Stugeron is a miracle drug. It is not FDA approved, and therefore we stock up heavily while in the Bahamas. So far I have not lost hair or teeth, developed any unusual growths, or lost my eye sight, but neither Peter or I have experienced any seasickness. So, fit for the purpose intended. Don’t leave home without it.
In a matter of minutes it seems the seas drop to 4 feet, and we all decide to continue to Beaufort.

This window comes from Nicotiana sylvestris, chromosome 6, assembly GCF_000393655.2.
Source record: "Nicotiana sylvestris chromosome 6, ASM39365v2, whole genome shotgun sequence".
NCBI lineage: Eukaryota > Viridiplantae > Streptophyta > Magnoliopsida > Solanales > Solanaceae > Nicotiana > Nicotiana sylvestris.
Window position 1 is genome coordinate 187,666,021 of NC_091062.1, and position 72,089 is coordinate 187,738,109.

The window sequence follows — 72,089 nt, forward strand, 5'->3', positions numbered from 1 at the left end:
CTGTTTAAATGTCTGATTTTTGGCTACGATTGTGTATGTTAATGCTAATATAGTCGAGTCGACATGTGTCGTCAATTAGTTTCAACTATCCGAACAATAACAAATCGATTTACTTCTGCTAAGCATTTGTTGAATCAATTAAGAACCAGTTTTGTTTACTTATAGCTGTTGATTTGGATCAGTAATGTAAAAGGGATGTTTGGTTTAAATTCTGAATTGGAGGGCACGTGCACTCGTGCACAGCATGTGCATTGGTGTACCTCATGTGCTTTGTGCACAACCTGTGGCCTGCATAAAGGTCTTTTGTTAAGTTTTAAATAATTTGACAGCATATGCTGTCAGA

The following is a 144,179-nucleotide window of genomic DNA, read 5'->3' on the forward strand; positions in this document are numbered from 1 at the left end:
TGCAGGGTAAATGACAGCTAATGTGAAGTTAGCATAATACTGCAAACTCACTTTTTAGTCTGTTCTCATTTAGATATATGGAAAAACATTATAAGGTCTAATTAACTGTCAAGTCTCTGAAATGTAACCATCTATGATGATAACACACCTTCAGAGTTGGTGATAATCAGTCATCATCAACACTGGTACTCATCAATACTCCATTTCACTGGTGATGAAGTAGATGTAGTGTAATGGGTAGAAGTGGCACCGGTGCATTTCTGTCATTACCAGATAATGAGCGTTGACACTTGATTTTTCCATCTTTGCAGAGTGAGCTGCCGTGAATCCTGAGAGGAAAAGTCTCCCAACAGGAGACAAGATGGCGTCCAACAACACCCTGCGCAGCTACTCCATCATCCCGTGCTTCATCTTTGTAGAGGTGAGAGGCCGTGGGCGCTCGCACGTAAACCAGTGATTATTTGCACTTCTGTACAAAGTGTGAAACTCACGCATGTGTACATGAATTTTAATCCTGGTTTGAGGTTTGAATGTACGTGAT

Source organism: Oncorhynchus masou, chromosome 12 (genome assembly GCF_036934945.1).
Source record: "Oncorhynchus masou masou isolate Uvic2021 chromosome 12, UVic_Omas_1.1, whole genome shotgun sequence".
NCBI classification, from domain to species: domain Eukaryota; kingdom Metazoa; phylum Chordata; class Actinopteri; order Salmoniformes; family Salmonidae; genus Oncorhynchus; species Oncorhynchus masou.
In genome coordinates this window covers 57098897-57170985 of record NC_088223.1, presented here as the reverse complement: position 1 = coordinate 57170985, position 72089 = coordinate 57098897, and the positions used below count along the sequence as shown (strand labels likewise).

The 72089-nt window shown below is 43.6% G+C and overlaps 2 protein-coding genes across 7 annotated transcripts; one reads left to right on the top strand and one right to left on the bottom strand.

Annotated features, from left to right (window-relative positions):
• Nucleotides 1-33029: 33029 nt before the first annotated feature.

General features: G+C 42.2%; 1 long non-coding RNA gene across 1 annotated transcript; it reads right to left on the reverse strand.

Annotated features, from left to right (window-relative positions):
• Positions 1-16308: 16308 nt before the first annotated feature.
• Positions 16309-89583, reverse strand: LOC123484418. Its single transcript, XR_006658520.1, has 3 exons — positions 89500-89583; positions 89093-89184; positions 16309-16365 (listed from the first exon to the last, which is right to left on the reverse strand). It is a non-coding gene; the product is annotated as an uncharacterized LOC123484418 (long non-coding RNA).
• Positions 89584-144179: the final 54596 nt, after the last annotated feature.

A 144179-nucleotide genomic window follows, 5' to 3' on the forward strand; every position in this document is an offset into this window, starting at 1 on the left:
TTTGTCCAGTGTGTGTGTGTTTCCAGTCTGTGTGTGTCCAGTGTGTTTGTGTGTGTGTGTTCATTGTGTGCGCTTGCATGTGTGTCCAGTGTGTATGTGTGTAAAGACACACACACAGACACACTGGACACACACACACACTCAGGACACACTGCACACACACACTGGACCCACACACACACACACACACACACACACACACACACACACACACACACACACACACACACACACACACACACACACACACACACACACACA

On our third night at sea we finally were overtaken by a squall. Usually, squalls are visible in the daytime and on radar at night, and it is pretty easy to track their direction and head off in an opposite one. I was watching these cells thinking they would pass us by, and reluctant to change course as it would have awoken the Captain from his off-watch sleep. Well, that was not a good strategy. As my off-watch came due at 0400, I called Peter and suggested he hurry it up so that we could release the boom preventer, and take in the headsail. All of this was accomplished in the nick of time, as winds jumped from 10 knots to 40, and it poured cats and dogs. Once again, we lost track of No Smoking.